Last month, Vital Pharmaceuticals, Inc. (“Vital”), the manufacturer of the Bang energy drink, fell short in its post-trial challenge to a “monster” jury award in favor of Monster Energy Company (“Monster”). After nearly five years of litigation in the Central District of California, Monster’s Lanham Act, California Uniform Trade Secrets Act (CUTSA), Federal Defend Trade Secrets Act (DTSA), intentional interference with contract, and Computer Fraud & Abuse Act claims reached a jury in August 2022 that ultimately awarded Monster $293 million in damages. The parties filed post-trial briefing whereby Vital attempted to overturn or alternatively peel back the enormous award, while Monster sought, among other things, enhanced damages and attorneys’ fees. The court’s October 6, 2023 post-trial order ultimately upheld the jury award and awarded Monster nearly $21 million in attorneys’ fees under the Lanham Act’s, DTSA’s, and CUTSA’s heightened standards for fee shifting. Despite meeting this high burden for shifting fees and the jury’s finding that Vital’s trade secret violations were “willful and malicious,” the court declined to award exemplary damages under the CUTSA and DTSA. The court’s ruling demonstrates the high bar for obtaining exemplary damages in trade secrets cases.
The jury awarded Monster $3 million in damages for its trade secrets claims, which was perhaps overshadowed by the $272 million lost profits award for Vital’s Lanham Act violations. (Monster’s Lanham Act false advertising claim alleged that Vital falsely advertised Bang as containing the supplement “super creatine,” which was neither a “super form” of creatine nor actual creatine with any health benefits.)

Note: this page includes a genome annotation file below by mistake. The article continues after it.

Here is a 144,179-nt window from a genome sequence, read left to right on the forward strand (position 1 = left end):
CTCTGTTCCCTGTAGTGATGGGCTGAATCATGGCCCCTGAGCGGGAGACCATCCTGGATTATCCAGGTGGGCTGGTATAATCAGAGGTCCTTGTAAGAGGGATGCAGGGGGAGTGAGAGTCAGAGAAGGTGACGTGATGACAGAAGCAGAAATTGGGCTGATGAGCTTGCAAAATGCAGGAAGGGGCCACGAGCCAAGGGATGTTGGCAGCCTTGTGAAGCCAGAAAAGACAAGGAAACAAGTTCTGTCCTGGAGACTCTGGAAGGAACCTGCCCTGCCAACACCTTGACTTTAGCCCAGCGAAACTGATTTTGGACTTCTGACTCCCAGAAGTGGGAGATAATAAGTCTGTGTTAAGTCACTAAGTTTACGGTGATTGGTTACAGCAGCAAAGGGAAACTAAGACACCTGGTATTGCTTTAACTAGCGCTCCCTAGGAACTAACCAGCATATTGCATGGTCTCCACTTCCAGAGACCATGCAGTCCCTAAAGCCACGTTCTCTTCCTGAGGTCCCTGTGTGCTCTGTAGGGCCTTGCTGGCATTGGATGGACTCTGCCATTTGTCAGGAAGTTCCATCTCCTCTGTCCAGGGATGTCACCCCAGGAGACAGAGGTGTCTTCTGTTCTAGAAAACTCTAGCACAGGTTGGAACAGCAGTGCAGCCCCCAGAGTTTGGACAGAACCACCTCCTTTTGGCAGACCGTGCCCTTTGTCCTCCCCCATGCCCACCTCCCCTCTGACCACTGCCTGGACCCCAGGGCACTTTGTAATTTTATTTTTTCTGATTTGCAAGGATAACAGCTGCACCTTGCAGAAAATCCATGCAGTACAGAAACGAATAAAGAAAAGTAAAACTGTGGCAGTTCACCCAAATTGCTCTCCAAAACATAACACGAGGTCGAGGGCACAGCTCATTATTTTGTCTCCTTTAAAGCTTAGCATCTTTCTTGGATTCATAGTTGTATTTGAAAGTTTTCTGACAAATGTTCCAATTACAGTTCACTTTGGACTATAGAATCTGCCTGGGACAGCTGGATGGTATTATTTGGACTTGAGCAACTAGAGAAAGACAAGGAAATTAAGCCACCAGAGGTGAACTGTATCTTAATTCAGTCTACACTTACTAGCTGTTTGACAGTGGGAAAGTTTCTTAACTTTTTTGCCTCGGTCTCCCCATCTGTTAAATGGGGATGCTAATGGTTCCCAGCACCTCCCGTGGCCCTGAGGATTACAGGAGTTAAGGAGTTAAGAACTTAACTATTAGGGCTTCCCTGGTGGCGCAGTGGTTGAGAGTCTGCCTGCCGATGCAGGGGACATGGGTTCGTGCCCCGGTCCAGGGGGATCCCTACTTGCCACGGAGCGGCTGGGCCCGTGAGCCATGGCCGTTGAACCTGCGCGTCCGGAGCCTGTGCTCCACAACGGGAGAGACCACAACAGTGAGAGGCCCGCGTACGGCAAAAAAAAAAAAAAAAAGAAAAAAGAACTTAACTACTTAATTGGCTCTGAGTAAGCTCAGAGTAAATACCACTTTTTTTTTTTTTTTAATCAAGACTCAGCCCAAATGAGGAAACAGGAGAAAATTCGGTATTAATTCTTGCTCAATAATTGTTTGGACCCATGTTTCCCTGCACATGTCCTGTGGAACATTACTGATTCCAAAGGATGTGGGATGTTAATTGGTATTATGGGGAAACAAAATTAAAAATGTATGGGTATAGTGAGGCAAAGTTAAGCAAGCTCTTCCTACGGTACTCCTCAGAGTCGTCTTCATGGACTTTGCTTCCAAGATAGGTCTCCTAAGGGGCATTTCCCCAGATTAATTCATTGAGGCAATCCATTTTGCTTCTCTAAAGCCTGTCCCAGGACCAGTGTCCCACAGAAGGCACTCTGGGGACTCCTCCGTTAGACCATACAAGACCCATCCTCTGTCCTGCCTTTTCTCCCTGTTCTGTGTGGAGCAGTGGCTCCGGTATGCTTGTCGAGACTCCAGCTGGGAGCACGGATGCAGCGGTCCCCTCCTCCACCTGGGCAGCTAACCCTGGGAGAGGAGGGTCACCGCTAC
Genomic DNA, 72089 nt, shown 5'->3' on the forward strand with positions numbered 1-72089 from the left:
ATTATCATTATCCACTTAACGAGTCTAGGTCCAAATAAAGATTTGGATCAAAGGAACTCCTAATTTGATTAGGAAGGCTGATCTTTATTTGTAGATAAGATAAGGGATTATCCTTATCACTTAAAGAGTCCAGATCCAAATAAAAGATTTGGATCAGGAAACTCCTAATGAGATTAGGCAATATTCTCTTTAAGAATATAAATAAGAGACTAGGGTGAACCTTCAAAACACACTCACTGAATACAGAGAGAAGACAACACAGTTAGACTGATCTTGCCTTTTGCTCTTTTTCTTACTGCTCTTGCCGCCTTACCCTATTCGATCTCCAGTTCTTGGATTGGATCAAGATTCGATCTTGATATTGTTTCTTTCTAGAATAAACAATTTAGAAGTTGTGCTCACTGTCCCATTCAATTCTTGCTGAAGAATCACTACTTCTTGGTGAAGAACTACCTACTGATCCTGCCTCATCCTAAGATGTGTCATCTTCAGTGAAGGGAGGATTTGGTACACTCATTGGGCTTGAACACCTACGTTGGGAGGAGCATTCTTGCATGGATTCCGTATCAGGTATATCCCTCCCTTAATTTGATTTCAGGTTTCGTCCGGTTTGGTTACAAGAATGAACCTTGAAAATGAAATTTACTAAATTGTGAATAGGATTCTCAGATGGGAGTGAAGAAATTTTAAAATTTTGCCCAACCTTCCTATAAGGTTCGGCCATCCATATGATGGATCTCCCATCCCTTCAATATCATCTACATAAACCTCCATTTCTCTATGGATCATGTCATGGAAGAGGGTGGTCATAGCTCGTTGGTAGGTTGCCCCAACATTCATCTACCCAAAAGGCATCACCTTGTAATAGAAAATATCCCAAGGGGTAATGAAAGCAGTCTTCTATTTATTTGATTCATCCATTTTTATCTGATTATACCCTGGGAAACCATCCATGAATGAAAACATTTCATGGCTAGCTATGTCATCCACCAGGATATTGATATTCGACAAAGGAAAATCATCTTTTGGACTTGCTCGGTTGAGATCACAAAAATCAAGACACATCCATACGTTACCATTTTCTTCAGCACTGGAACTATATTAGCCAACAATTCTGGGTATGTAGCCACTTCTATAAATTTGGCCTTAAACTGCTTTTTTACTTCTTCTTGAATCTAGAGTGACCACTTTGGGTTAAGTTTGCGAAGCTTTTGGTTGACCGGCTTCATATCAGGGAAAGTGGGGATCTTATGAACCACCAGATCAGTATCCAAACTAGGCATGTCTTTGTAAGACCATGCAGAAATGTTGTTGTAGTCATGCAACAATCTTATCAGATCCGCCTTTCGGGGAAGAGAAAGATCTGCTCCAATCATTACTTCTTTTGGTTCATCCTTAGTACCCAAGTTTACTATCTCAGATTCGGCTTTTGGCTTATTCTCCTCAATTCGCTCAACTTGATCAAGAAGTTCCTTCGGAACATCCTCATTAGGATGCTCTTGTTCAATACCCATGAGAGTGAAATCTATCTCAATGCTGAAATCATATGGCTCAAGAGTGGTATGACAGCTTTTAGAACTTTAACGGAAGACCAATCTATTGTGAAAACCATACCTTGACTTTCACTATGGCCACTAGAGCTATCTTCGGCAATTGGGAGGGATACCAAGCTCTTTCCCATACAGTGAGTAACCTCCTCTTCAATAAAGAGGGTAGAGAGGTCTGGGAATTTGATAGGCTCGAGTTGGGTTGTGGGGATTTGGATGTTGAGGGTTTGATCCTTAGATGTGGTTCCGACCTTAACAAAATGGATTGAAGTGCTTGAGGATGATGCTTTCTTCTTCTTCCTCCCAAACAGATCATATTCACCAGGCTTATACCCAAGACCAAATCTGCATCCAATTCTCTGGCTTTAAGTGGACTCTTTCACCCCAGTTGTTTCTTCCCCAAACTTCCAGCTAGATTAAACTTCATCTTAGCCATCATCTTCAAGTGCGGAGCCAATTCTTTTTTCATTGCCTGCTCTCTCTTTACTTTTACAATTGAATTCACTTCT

Monster based its trade secrets claims on its contention that Vital recruited Monster employees to join Vital and bring with them Monster’s confidential and valuable business information in violation of the CUTSA and DTSA. Monster introduced evidence that Vital offered several Monster employees jobs with a significant salary increase, conditioned on providing Monster’s sensitive competitive information. Witnesses for Vital and Monster provided more details on this scheme, testifying that Vital interviewers asked Monster employees to bring confidential information with them, openly admitted to these recruiting practices, and circulated internal Monster documents, including about an unreleased product. Monster focused on its former Georgia regional manager who left Monster for Vital, gave Vital a link and password to Monster’s internal and proprietary database, accessed that database after leaving Monster, and took five Monster-branded USB drives containing hundreds of confidential files and gave them to Vital’s in-house counsel. Monster’s damages expert testified that Vital’s Georgia sales outperformed the rest of the United States by $4.175 million, attributable to those confidential documents, which contained information specific to Georgia. The jury found that Vital “maliciously and willfully misappropriated” Monster’s trade secrets and awarded $3 million in damages.